There may be an old forgotten stopcock just inside your garden, probably buried or paved over

Simplest cure may be to dig a trench and lay a new piece of plastic pipe in a larger size, with new larger stopcock to suit.

The trench need not follow the same route as the old pipe.

Some water co's offer assistance when replacing lead pipe
 
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Should have asked the water guy what the flow was and then you would have had an idea of actual flow losses from boundary box to stop cock
 
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Did they change the meter ?
We had a similar problem, water board did flow test said we had a leak from road to house. Replaced pipe from pavement to meter in kitchen,still low pressure .
Water board came back out to find grit in meter. Replaced meter with new one,pressure now fine.
Work had been carried out in the street few weeks prior and deposited grit in my meter.
 
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2 things that you need to check again, for the poressure gauge to the outside tap and whiilst that's open, open 1 internal tap then 2 and see how it drops, that gives you a dynamic figure which is a key reading. Same with measuring the flow, test it with than one outlet open at a time.

If you say that the flow drops after a little while, then as suggested it sounds like a blockage/restriction somewhere between the outside tap and the internal pipework.

It would have been good to ask the supplier to give you flow and pressure figures on the mains to allow for a direct comparison.
It would be useful to know the diameter and material of the suspect pipe.

20 or maybe 21mm external diameter black plastic pipe
 
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The flow cup used would be 25 litres per minute, If your getting 9 litres per minute at best there is a big difference and definitely something wrong with the pipe coming in, have you checked for any other stop taps on the pipework, underfloor boards, it may have been moved in the past and the old one left in or maybe another one in your garden as black poly pipe normally gives a better flow unless there is a leak on the line which you can check if you have a water meter fitted (it would constantly move even if no water was been used in the property) or the pipe has been squashed or kinked.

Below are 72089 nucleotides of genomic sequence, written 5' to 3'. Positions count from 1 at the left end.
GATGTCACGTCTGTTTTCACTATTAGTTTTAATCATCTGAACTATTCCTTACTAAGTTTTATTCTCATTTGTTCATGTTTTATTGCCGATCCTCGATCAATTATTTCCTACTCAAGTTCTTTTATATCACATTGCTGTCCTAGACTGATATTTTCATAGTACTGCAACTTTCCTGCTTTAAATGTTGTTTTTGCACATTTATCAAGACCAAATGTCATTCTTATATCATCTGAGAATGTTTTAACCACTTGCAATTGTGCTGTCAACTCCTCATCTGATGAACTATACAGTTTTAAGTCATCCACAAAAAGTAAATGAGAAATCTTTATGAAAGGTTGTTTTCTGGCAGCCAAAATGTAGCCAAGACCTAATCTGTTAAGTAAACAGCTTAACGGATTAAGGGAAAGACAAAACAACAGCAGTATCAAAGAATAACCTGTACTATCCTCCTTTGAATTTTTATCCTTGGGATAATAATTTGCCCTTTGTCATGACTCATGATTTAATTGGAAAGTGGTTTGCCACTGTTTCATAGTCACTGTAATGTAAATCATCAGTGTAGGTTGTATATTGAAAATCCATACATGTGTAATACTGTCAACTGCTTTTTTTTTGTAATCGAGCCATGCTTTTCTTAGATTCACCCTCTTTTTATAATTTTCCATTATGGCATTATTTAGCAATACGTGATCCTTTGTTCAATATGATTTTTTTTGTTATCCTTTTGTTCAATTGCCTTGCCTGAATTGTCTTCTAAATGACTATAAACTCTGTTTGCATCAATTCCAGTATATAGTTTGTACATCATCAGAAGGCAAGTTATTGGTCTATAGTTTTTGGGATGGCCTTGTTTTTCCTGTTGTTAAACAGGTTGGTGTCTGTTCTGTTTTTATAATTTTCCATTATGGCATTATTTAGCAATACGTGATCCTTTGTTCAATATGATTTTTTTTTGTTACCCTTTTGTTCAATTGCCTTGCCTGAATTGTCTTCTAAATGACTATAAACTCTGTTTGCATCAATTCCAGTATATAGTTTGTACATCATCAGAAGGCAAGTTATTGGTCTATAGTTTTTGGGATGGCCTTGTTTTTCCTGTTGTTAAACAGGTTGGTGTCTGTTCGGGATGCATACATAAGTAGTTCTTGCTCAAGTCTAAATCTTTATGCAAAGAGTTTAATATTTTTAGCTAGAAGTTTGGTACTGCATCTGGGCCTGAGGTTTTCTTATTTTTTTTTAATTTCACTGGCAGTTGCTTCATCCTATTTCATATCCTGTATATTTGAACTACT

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I came across this a few months ago, after a lot of pain, I found a hidden stopcock buried behind kitchen units.
As someone said above.
 
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2 things that you need to check again, for the poressure gauge to the outside tap and whiilst that's open, open 1 internal tap then 2 and see how it drops, that gives you a dynamic figure which is a key reading. Same with measuring the flow, test it with than one outlet open at a time.

If you say that the flow drops after a little while, then as suggested it sounds like a blockage/restriction somewhere between the outside tap and the internal pipework.

It would have been good to ask the supplier to give you flow and pressure figures on the mains to allow for a direct comparison.
I would suggest to let a dribble of water flow from where the P.gauge is attached because if a non return valve fitted then the pressure reading may not be accurate due to trapped pressure.
 
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Did they change the meter ?
We had a similar problem, water board did flow test said we had a leak from road to house. Replaced pipe from pavement to meter in kitchen,still low pressure .
Water board came back out to find grit in meter. Replaced meter with new one,pressure now fine.
Work had been carried out in the street few weeks prior and deposited grit in my meter.

That must have been very frustrating for you, but interesting to know. I did think that there could be a restriction in the meter as the water board removed it to do their flow test. I also know next door have changed their supply pipe (prior to us moving in) so there has been the opportunity for debris to be introduced.

2 things that you need to check again, for the poressure gauge to the outside tap and whiilst that's open, open 1 internal tap then 2 and see how it drops, that gives you a dynamic figure which is a key reading. Same with measuring the flow, test it with than one outlet open at a time.